“The civil servants there should know that it is not civil service work and must cooperate with the leadership of that office, so that they will be able to carry out their projects and operations. They should not be a barrier to the vision of the amnesty boss.”

By: Amadi Akujobi

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FG Appeals To Youths To Shelve Protest

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President Bola Tinubu, yesterday appealed to Nigerian youths to shelve their plans to carry out protests.

Alhaji Mohammed Idris, Minister of Information and National Orientation, disclosed this while addressing State House correspondents after a meeting with the President.

According to Idris, the President does not see any need for protest, he has listened to them, and asked them to await government’s response to all their pleas.

“Mr President has asked me to again inform Nigerians that he listens to them, especially the young people that are trying to protest.

“Mr President listens to them, he takes what they say seriously and he is working assiduously to ensure that this country is good not just for today but also for the future,” he said.

He said the government was doing a lot of things to cushion the hardship experienced by Nigerians.

“Today, the National Assembly has expeditiously passed the bill on National Minimum Wage. You can see how the President is working, it was transmitted only yesterday and today it has been passed.

“A lot of other interventions that the President has put in place are also going to be looked at expeditiously in the interest of Nigerians.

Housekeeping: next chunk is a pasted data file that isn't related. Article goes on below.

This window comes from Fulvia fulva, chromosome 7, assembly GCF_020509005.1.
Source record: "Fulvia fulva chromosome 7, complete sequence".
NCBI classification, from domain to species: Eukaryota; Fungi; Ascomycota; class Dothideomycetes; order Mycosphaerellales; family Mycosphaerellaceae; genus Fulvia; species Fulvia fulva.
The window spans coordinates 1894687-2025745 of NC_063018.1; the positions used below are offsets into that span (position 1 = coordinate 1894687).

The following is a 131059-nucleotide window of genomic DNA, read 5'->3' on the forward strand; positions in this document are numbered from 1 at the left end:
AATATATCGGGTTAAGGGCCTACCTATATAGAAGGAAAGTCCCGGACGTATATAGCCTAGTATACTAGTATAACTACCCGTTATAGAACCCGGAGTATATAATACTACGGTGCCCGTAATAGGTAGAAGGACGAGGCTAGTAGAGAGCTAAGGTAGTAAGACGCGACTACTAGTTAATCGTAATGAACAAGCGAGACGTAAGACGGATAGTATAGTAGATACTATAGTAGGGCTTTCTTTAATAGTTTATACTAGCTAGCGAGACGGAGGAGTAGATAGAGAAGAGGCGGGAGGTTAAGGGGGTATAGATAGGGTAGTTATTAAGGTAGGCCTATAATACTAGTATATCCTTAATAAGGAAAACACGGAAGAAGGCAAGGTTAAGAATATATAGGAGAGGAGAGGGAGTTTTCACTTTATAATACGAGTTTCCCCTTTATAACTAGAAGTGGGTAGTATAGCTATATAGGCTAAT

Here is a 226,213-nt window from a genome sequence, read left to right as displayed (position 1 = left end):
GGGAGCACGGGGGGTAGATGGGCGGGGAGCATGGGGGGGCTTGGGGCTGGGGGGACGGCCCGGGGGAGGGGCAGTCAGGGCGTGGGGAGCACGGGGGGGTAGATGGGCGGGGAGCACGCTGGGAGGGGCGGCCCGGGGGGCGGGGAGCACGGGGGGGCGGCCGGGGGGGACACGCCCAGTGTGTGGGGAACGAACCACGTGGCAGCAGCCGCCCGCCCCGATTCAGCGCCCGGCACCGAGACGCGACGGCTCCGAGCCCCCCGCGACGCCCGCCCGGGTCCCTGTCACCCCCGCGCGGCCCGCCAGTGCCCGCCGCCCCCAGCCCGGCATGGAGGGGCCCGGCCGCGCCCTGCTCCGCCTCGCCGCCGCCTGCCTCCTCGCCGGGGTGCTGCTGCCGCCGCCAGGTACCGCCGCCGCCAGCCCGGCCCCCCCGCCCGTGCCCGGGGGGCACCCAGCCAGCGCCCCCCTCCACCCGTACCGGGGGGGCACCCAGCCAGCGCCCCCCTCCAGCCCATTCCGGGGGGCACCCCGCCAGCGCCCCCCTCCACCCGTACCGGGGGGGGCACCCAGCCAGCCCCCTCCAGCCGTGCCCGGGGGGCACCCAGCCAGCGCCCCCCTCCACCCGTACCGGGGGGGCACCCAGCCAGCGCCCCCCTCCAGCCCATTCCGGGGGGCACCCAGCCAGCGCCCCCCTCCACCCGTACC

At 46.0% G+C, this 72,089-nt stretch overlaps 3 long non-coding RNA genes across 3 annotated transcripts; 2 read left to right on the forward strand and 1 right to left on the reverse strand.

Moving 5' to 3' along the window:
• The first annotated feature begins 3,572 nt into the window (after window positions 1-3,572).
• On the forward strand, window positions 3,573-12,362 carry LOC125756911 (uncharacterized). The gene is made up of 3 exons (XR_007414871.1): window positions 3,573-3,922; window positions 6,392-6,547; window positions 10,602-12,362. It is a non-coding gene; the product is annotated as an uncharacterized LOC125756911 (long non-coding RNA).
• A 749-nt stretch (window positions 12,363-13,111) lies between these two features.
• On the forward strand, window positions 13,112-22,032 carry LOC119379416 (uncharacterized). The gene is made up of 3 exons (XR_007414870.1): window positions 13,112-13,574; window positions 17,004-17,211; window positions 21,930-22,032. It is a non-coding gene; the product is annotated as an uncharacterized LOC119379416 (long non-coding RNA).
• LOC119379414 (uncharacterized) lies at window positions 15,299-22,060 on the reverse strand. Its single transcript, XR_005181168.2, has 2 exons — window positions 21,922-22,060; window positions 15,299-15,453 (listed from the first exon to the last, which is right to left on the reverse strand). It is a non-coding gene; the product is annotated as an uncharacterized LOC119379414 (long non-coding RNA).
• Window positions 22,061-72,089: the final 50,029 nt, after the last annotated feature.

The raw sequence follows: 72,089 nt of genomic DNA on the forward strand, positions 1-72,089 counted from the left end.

“So, there is no need for protest, the young people out there should listen to the President and allow him more time to see to the realisation of all the goodies he has for them,” Idris said.

The minister said the highlights of other policies to cushion the effect of the hardship Nigerians were feeling included distribution of grains and rice by the Federal Government to state governments.

“Like I said that time it is just the necessary first step. Government is going to continue in that direction, assuring that whatever intervention the Federal Government has put in place will go to those that should benefit.

“The Federal Government is looking at strategies that every intervention will go directly to those who benefit from those interventions not middle men intercepting them along the way,” he said.

He added that another important intervention by the Federal Government was the students loan.

“Mr President is very passionate about it, that everyone that should go to school will have the opportunity to do so.

“It is no longer a time for our young men and women who have passed examinations to go to tertiary institutions not to be able to do that because their parents cannot pay for their fees,” said the minister.

He said the government was also perfecting a scheme to support graduates of universities and polytechnics that were not able to get jobs until they got employed.

“The whole idea is that no one is left behind, it is an all inclusive government and the President is determined to ensure that no one is left behind in this attempt to march Nigeria towards progress,” said Idris.

The minister said his meeting with the President was to discuss issues relating to government’s media organisations such as NTA, FRCN, NAN and VON.

“We have discussed all that, we have also arrived at situations that will help their positions as public information platforms of the country.

“They should be in the forefront and we are doing everything possible to make sure that they are being repositioned so that they can serve Nigeria very well,” he said.